TECH TUESDAY: Dangerous Malware Used Against The Ukraine Power Grid

Stanislav Ostranitsa

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Code is more than just the heart and soul of what makes a computer function, it is something like the combination of digital DNA, a private journal, and EKG of your operating system, your word processor, your spreadsheet, and your most relied-upon application. A lot is happening in the code running your servers. This is why, when a server falls under a malicious attack, Digital Forensics are called upon in order to deduce what happened and how to prevent it.

You remember back in December 2015, attackers hacked a substation station in the Ukraine? Malicious hackers cut electricity for tens of thousands of customers for an hour around midnight. Researchers examining the responsible code say the catastrophic failure was on account of a modular toolkit composed of multiple components. Think of it as a MIRV for servers. This toolkit, once opened, launched automated assaults against industrial control systems managing electric grids.

Software computer programming codeThis toolkit didn’t exploit software vulnerabilities to do the dirty tricks the way most malware does. This attack relied on exploiting four communication protocols commonly used in industrial control systems in Europe, the Middle East, and Asia. This means the attackers could use the same toolkit to target those regions, and may already have done so. The 2016 attack on Ukraine’s power grid was believed to be a test for refining attacks on critical infrastructure around the world, and that is somewhat troubling. Unlike some breaches that are individual in nature, the responsible code and its delivery method are directly applicable to numerous systems in Europe, most of the Middle East and most of Asia. The US uses a different communication protocol for its substations, but that doesn’t make our infrastructure immune to the same kind of assault. With a little tweaking, the same toolkit could also be used here.

This attack is the equivalent of a warning shot across our bow. We need to be ready now.

What we are seeing here is sort of a broad based vulnerability of all of our infrastructure as we become more and more dependent on the Internet. This portends trouble in the future a s it is believe wars of tomorrow will be fought on digital fronts. If a country were to want to carry out an attack against a rival country, the aggressor would not reveal their ability to bring down the power grid. It would be an advantage. At the moment when they would want to launch a full assault, this toolkit could be delivered, bringing down the power grid and wrecking havoc in the target country.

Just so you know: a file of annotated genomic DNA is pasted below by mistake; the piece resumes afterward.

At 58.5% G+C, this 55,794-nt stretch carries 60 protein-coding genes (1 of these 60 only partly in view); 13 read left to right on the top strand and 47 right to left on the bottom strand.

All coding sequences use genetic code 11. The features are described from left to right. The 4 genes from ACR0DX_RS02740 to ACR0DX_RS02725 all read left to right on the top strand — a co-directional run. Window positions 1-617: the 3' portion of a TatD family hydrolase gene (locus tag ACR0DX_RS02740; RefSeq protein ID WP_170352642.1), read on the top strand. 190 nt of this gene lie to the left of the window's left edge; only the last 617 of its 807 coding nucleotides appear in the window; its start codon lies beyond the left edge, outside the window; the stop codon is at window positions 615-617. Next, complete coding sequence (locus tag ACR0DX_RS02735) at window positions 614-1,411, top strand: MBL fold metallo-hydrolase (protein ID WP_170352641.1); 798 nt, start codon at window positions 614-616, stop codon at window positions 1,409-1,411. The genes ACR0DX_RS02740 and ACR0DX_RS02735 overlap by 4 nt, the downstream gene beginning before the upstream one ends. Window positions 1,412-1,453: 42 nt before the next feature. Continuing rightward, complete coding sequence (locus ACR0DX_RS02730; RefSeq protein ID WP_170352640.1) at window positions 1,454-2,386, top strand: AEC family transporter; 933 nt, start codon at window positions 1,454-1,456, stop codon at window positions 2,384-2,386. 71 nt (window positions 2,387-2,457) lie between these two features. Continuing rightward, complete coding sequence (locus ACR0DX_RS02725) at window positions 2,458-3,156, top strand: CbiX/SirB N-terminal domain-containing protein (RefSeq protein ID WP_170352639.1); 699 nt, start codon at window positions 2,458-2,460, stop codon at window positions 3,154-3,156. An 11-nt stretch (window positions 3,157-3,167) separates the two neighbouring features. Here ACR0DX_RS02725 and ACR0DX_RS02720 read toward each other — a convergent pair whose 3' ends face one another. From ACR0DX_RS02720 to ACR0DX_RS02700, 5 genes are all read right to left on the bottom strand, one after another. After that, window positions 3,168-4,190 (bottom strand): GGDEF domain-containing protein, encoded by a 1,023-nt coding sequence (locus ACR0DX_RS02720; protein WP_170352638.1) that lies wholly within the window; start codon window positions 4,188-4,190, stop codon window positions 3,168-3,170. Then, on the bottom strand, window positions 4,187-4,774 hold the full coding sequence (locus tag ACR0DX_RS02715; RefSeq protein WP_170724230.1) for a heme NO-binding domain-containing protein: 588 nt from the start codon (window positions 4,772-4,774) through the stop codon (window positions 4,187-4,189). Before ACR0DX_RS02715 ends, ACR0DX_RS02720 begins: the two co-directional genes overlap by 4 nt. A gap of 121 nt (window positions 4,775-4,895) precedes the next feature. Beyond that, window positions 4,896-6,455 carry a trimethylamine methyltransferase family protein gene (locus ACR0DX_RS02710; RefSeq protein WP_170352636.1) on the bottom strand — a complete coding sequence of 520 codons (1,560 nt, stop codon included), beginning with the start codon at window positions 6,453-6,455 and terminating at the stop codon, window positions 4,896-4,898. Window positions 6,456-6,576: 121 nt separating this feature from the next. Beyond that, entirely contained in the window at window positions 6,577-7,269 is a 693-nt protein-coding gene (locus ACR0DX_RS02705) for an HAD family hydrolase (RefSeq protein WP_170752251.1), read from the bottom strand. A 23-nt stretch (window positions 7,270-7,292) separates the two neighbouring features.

Our vulnerability is very much a reality here, and we’ve must be careful in how comfortable we are in how we believe our infrastructure is secure. The Ukraine is proving itself to be a little test bed, to test out all manner of malicious cyberattacks. Certainly, we need to secure our power grid, a matter that our own Homeland Security has been talking about for years.



shurtz.jpgA research physicist who has become an entrepreneur and educational leader, and an expert on competency-based education, critical thinking in the classroom, curriculum development, and education management, Dr. Richard Shurtz is the president and chief executive officer of Stratford University. He has published over 30 technical publications, holds 15 patents, and is host of the weekly radio show, Tech Talk. A noted expert on competency-based education, Dr. Shurtz has conducted numerous workshops and seminars for educators in Jamaica, Egypt, India, and China, and has established academic partnerships in China, India, Sri Lanka, Kurdistan, Malaysia, and Canada.